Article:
Millennium Folk: American Folk Music Since the Sixties

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University of Georgia Press, 2006 - Music - 197 pages

This first ethnographic study of the American folk music revival that began in the late 1980s examines its people, economy, and politics. Covering the perspectives of fans, performers, marketers, and others, Thomas Gruning takes on some of the folk community's stickiest issues, many of which have roots extending to the previous folk heyday in the 1960s--and sometimes to even more distant eras. Today, such issues are most evident in the clash between the folk community's entrepreneurial, tech-savvy present and its idealized memory of origins in some rural, egalitarian, blue-collar past.

Whose voice gets heard in the folk community has always raised fundamental questions about race, gender, sexuality, authenticity, and power relations, says Gruning. To assess folk's current state and the direction it may be heading, Gruning discusses the microcosm of folk music festivals, the rise of the singer/songwriter, the heightened visibility of gay and lesbian performers, the blurring distinction between folk and world music, the explosion of affordable, high-quality recording and reproduction technology, and more. Millennium Folk is a challenging new look at an understudied community, valuable for what it tells us about folk music, and for what folk in turn suggests about the wider culture's hopes and apprehensions in a globalized, consumerist world.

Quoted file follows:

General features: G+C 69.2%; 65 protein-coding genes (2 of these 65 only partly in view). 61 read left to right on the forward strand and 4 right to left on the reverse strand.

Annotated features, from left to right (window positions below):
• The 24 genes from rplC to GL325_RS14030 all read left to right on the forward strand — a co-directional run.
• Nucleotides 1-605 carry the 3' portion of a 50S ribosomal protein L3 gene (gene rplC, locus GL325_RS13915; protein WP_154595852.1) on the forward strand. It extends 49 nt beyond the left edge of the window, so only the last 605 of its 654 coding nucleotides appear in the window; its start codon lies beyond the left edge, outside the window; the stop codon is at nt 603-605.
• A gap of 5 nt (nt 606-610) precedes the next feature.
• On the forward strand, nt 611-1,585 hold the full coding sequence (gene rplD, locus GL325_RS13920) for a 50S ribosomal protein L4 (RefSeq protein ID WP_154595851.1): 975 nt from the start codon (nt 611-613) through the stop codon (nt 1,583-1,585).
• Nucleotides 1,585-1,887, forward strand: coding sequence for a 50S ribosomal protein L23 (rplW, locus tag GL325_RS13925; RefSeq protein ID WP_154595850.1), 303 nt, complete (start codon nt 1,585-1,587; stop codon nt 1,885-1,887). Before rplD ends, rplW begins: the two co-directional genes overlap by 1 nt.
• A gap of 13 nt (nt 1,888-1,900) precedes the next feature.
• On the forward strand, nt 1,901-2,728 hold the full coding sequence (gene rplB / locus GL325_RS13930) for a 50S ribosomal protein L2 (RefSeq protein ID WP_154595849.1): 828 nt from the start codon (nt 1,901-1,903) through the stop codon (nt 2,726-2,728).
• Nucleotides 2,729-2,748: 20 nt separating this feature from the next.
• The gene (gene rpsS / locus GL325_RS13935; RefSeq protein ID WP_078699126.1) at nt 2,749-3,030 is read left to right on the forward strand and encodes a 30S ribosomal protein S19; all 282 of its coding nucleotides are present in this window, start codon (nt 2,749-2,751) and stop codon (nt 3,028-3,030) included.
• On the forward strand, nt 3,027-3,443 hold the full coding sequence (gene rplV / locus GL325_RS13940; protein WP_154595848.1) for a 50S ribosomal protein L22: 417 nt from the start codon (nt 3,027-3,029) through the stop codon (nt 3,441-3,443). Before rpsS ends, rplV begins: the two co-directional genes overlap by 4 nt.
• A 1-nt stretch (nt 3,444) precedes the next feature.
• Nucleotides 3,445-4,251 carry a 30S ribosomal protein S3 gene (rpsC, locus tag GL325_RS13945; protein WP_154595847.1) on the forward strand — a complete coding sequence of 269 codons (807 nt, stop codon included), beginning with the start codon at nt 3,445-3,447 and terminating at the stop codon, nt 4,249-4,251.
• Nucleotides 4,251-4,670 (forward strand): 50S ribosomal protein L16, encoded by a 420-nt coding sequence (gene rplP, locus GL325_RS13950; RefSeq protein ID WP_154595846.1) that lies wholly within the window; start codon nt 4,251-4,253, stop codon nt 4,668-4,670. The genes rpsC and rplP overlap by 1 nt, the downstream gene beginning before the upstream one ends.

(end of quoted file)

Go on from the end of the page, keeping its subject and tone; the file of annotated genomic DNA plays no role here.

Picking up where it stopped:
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About the author (2006)

Thomas Gruning is an independent ethnomusicologist living in Middleburgh, New York. He has been active in folk music for most of his adult life as a songwriter, composer, and musician.

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